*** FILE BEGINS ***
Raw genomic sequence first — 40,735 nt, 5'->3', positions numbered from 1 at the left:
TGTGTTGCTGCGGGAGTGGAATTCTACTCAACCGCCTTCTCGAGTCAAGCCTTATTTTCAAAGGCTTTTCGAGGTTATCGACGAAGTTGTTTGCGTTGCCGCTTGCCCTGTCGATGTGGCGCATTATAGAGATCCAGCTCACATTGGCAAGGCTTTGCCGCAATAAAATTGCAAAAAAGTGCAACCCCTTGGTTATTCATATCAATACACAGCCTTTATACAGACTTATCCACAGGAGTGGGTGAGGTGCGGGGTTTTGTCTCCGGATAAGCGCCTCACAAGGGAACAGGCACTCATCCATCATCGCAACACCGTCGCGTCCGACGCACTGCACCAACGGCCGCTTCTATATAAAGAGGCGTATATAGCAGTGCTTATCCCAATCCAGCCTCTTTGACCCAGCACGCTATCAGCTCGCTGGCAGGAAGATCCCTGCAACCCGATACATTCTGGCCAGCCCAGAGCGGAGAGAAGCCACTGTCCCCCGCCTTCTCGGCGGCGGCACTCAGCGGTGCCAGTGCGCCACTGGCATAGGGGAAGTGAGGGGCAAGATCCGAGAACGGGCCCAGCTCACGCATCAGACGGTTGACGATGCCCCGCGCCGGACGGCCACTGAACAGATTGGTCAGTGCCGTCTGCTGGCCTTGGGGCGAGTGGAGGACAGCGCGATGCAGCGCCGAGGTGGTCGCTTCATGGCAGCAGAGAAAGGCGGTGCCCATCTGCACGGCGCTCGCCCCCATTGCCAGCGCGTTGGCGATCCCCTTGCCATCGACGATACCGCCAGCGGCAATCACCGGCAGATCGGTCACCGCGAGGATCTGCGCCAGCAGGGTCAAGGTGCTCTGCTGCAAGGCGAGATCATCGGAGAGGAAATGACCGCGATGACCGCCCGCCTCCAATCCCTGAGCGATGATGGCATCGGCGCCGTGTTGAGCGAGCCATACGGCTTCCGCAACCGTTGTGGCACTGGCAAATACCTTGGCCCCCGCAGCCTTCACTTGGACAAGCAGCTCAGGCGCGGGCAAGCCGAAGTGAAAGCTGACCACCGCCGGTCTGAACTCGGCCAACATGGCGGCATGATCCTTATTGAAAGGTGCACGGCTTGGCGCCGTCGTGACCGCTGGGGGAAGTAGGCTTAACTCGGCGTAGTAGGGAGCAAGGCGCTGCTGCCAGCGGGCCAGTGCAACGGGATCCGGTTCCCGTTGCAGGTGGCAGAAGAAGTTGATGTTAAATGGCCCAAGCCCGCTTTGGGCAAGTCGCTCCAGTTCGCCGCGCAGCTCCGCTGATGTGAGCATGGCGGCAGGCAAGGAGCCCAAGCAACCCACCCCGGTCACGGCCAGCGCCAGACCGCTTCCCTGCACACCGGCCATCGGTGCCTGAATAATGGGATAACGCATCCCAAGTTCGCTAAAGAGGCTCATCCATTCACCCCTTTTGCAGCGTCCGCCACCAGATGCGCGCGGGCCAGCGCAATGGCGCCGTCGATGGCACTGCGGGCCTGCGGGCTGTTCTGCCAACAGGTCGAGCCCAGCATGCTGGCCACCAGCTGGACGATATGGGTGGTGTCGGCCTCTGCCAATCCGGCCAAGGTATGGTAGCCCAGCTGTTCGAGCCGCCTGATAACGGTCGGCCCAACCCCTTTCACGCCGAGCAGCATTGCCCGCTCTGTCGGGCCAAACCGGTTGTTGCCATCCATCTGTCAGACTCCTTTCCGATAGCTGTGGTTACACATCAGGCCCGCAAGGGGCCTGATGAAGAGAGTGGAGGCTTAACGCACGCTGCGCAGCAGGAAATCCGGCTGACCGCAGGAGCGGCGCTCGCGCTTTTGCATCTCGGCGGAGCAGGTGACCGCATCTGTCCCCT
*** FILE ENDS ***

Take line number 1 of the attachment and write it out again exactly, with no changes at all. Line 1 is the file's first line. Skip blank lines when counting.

Raw genomic sequence first — 40,735 nt, 5'->3', positions numbered from 1 at the left: